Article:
Over the years I have marveled at the fact that some of the most intelligent people in the financial markets repeatedly get blindsided by market action. Frequently it is because in the real world the markets do not act in accordance with their view of how the markets should act.
A great many intelligent people lost money when the markets crashed in 2000 and 2008 because in each instance they did not see the crash coming. Many fall back on “nobody” can predict the market when what they mean is that “they” failed to predict the market.
A great deal of the advice given by the Wall Street firms is conflicted. Even simple tools like asset allocation are grossly misapplied. Finding a better than average financial adviser can be hit or miss.
Many people agree that investing requires time, information, analysis and discipline. There is logic that suggests using computers and mathematics to make investment decisions has merit. Computers will certainly analyze more information in less time and can trade any account subject to a rigid discipline.
Success should be dependent upon analyzing the right information in the right way. Hiring really smart and accomplished people to decide which information to collect and how to analyze it would seem to enhance the chance of success. Except that it does not always work.
The most outrageous example may be the case of Long Term Capital Management (LTCM), a Connecticut based hedge fund that lost about $4.5 billion of investors’ money in 1998 and almost brought the markets down with it. The investors were some of Wall Street’s biggest banks and many of the individual executives who managed them.
LTCM was started in 1993 by Lee Meriwether, a very accomplished trader who had made substantial profits for Salomon Brothers. Showcased members of the team were Myron Scholes and Robert Merton, two economists who had devised a mathematical model for pricing options. Merton and Scholes won the Nobel Prize in Economics for that model in 1997 just before the downturn that wiped out LTCM.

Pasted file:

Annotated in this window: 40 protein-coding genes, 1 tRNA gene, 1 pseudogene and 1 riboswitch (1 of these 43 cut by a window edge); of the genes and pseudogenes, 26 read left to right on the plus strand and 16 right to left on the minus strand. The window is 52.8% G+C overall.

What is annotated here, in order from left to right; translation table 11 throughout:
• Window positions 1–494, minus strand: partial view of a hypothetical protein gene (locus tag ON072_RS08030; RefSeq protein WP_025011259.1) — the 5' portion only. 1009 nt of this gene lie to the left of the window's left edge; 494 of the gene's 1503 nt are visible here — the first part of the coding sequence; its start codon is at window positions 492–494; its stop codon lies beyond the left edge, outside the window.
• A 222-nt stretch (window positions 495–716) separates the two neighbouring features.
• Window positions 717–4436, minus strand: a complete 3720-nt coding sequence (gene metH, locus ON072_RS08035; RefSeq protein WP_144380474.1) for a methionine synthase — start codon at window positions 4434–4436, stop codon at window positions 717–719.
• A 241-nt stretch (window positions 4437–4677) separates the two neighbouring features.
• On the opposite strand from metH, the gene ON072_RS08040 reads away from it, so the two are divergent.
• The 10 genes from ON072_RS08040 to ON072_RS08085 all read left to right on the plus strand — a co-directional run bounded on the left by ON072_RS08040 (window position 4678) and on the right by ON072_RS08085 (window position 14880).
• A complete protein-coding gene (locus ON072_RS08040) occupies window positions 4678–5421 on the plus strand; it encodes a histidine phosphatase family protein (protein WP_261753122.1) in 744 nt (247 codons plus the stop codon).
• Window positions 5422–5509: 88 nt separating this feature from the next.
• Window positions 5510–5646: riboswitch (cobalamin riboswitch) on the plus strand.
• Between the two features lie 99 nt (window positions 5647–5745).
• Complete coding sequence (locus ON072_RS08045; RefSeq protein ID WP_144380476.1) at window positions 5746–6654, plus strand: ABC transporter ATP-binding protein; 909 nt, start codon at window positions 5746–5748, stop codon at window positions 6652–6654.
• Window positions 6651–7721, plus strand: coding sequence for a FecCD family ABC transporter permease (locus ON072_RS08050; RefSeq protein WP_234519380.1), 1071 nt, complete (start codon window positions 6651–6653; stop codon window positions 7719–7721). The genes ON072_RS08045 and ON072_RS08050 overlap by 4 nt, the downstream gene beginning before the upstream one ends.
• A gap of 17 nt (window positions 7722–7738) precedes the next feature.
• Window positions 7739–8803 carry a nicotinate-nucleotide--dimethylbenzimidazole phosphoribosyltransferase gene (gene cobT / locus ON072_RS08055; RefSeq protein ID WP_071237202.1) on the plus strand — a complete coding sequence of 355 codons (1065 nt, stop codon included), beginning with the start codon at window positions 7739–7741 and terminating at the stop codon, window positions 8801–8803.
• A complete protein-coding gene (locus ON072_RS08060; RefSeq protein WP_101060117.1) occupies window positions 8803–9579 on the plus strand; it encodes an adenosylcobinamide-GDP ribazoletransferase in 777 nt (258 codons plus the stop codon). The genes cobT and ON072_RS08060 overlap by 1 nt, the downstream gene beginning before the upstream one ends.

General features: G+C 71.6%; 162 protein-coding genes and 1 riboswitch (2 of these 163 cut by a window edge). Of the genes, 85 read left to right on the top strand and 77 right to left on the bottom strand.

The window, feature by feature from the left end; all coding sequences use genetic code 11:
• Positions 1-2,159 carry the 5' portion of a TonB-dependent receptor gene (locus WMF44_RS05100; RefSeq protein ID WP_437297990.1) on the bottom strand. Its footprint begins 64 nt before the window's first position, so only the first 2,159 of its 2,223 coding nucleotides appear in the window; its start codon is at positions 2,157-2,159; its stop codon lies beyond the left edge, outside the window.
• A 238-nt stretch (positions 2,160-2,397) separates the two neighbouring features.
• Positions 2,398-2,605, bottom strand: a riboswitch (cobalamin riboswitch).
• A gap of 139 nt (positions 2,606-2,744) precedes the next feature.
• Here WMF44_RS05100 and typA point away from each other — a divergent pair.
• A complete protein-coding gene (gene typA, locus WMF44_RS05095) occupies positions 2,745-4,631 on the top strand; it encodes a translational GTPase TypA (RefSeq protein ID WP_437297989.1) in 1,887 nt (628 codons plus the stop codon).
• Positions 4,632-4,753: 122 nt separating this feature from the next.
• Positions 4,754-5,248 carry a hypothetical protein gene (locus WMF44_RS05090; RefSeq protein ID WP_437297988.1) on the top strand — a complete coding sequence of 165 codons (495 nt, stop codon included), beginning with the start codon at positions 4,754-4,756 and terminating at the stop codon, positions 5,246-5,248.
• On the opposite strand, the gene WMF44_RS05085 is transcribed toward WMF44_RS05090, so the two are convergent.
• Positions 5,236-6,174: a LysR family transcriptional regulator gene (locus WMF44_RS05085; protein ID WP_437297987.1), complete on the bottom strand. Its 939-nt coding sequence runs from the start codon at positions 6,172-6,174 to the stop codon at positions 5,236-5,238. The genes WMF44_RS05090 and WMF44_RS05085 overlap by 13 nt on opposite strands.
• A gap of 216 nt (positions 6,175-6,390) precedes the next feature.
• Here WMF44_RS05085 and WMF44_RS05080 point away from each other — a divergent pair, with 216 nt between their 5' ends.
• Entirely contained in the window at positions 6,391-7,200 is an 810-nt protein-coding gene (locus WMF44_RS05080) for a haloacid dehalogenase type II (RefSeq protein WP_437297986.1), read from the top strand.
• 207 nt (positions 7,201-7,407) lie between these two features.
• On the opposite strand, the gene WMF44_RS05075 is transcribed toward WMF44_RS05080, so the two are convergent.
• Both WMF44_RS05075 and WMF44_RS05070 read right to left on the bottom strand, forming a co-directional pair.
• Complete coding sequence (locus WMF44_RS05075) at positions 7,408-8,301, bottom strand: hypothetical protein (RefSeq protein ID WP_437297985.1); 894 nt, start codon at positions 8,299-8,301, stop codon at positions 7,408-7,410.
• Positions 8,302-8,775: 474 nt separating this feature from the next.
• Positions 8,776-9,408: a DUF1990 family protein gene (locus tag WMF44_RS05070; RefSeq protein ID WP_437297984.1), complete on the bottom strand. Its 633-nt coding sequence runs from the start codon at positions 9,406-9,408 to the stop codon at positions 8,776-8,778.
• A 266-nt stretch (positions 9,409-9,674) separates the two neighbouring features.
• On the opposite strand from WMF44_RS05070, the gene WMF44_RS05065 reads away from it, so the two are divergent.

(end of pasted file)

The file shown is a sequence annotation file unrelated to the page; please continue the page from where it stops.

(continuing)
LTCM performed arbitrage with its investors’ money. They looked for small discrepancies in the price of the same or similar instruments in different markets. They assumed that the markets would always efficiently close those gaps.
LTCM created sophisticated mathematical tools to identify those discrepancies and to evaluate the greater markets so they could estimate how those gaps would close. No one has suggested that LTCM’s math was wrong; it is just that the events that occurred were not in the database that they were analyzing.
In 1997 the government in Thailand devalued its currency. The ensuing defaults roiled the markets in Asia and caused a serious decline in the equity markets. Credit markets in Japan, a major US trading partner and the most important capital markets in Asia tightened significantly. It did not help that Russia defaulted on its own sovereign debt shortly thereafter.
Importantly, LTCM did not lose money when the devaluation occurred in 1997 but a year later. The LTCM fund was very profitable into 1998. Losses started to mount up when its mathematical models could not account for the shifting market conditions caused by the devaluation. They were useless to predict the effects of the often conflicting ways in which other Asian governments and central banks would deal with it.
The lesson to learn from LTCM is quite simple. Even the best mathematical models created by the smartest people should not be relied upon to tell us what the markets may do. No computer program can accurately predict the price of securities one month or one year from today.
Despite this fact, there are currently a multitude of “quant” firms that are developing and using ever more sophisticated mathematics to do just that. Most are focused upon making predictions of what will happen in the markets today not next month. I wish them luck but I would not give them any of my money to invest.
The markets will continue to evolve, globalize and expand. Developing mathematical models based upon how the markets have acted up until today will be less and less accurate and have less and less utility going forward.
Millennials think otherwise and are expected to invest trillions of dollars with robo-advisers who use mathematics in the same way. A substantial percentage of those funds will be lost the next time the market turns down.
Then the market”professionals” and pundits who currently sell and endorse robo-adviser programs will remind the millennials that “nobody can predict the market” because some things about the markets never change.